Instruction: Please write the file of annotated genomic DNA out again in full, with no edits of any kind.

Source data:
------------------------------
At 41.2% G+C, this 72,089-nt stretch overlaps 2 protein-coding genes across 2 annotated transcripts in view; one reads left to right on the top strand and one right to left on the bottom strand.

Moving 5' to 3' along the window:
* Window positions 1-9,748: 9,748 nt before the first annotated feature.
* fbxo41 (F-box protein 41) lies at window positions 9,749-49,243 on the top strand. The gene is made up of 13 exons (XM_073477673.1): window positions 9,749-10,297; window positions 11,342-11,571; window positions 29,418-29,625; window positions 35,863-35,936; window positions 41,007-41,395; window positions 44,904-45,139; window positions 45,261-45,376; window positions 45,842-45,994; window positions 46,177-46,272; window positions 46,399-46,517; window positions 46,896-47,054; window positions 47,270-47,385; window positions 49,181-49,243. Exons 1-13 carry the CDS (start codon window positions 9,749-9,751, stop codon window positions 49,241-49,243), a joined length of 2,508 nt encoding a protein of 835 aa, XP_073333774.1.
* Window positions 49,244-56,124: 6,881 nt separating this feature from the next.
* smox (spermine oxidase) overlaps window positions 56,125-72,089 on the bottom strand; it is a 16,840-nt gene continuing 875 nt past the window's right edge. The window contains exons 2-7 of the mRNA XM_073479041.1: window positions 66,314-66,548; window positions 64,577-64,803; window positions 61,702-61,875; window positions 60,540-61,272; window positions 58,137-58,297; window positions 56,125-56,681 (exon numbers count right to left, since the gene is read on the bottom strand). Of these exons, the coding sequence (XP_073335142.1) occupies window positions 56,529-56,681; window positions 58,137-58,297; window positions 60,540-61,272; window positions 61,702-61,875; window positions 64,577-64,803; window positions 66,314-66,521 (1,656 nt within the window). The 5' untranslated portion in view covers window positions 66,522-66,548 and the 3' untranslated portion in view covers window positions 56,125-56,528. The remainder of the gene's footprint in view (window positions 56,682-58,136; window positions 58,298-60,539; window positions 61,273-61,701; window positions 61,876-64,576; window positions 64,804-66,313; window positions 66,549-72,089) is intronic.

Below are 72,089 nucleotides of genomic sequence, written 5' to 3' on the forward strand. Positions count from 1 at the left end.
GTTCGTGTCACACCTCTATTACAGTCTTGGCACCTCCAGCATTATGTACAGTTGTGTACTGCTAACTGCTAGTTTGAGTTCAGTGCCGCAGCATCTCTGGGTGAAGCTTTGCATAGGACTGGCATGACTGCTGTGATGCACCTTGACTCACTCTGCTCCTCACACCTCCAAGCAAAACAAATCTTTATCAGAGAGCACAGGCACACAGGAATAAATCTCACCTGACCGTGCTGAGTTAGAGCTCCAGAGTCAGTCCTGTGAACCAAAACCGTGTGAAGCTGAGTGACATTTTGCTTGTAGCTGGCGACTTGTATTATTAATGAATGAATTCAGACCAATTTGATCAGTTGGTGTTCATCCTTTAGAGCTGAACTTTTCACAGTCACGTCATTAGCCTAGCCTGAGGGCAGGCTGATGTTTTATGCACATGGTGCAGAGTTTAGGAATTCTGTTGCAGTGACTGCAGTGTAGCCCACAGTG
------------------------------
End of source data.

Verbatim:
At 41.2% G+C, this 72,089-nt stretch overlaps 2 protein-coding genes across 2 annotated transcripts in view; one reads left to right on the top strand and one right to left on the bottom strand.

Moving 5' to 3' along the window:
* Window positions 1-9,748: 9,748 nt before the first annotated feature.
* fbxo41 (F-box protein 41) lies at window positions 9,749-49,243 on the top strand. The gene is made up of 13 exons (XM_073477673.1): window positions 9,749-10,297; window positions 11,342-11,571; window positions 29,418-29,625; window positions 35,863-35,936; window positions 41,007-41,395; window positions 44,904-45,139; window positions 45,261-45,376; window positions 45,842-45,994; window positions 46,177-46,272; window positions 46,399-46,517; window positions 46,896-47,054; window positions 47,270-47,385; window positions 49,181-49,243. Exons 1-13 carry the CDS (start codon window positions 9,749-9,751, stop codon window positions 49,241-49,243), a joined length of 2,508 nt encoding a protein of 835 aa, XP_073333774.1.
* Window positions 49,244-56,124: 6,881 nt separating this feature from the next.
* smox (spermine oxidase) overlaps window positions 56,125-72,089 on the bottom strand; it is a 16,840-nt gene continuing 875 nt past the window's right edge. The window contains exons 2-7 of the mRNA XM_073479041.1: window positions 66,314-66,548; window positions 64,577-64,803; window positions 61,702-61,875; window positions 60,540-61,272; window positions 58,137-58,297; window positions 56,125-56,681 (exon numbers count right to left, since the gene is read on the bottom strand). Of these exons, the coding sequence (XP_073335142.1) occupies window positions 56,529-56,681; window positions 58,137-58,297; window positions 60,540-61,272; window positions 61,702-61,875; window positions 64,577-64,803; window positions 66,314-66,521 (1,656 nt within the window). The 5' untranslated portion in view covers window positions 66,522-66,548 and the 3' untranslated portion in view covers window positions 56,125-56,528. The remainder of the gene's footprint in view (window positions 56,682-58,136; window positions 58,298-60,539; window positions 61,273-61,701; window positions 61,876-64,576; window positions 64,804-66,313; window positions 66,549-72,089) is intronic.

Below are 72,089 nucleotides of genomic sequence, written 5' to 3' on the forward strand. Positions count from 1 at the left end.
GTTCGTGTCACACCTCTATTACAGTCTTGGCACCTCCAGCATTATGTACAGTTGTGTACTGCTAACTGCTAGTTTGAGTTCAGTGCCGCAGCATCTCTGGGTGAAGCTTTGCATAGGACTGGCATGACTGCTGTGATGCACCTTGACTCACTCTGCTCCTCACACCTCCAAGCAAAACAAATCTTTATCAGAGAGCACAGGCACACAGGAATAAATCTCACCTGACCGTGCTGAGTTAGAGCTCCAGAGTCAGTCCTGTGAACCAAAACCGTGTGAAGCTGAGTGACATTTTGCTTGTAGCTGGCGACTTGTATTATTAATGAATGAATTCAGACCAATTTGATCAGTTGGTGTTCATCCTTTAGAGCTGAACTTTTCACAGTCACGTCATTAGCCTAGCCTGAGGGCAGGCTGATGTTTTATGCACATGGTGCAGAGTTTAGGAATTCTGTTGCAGTGACTGCAGTGTAGCCCACAGTG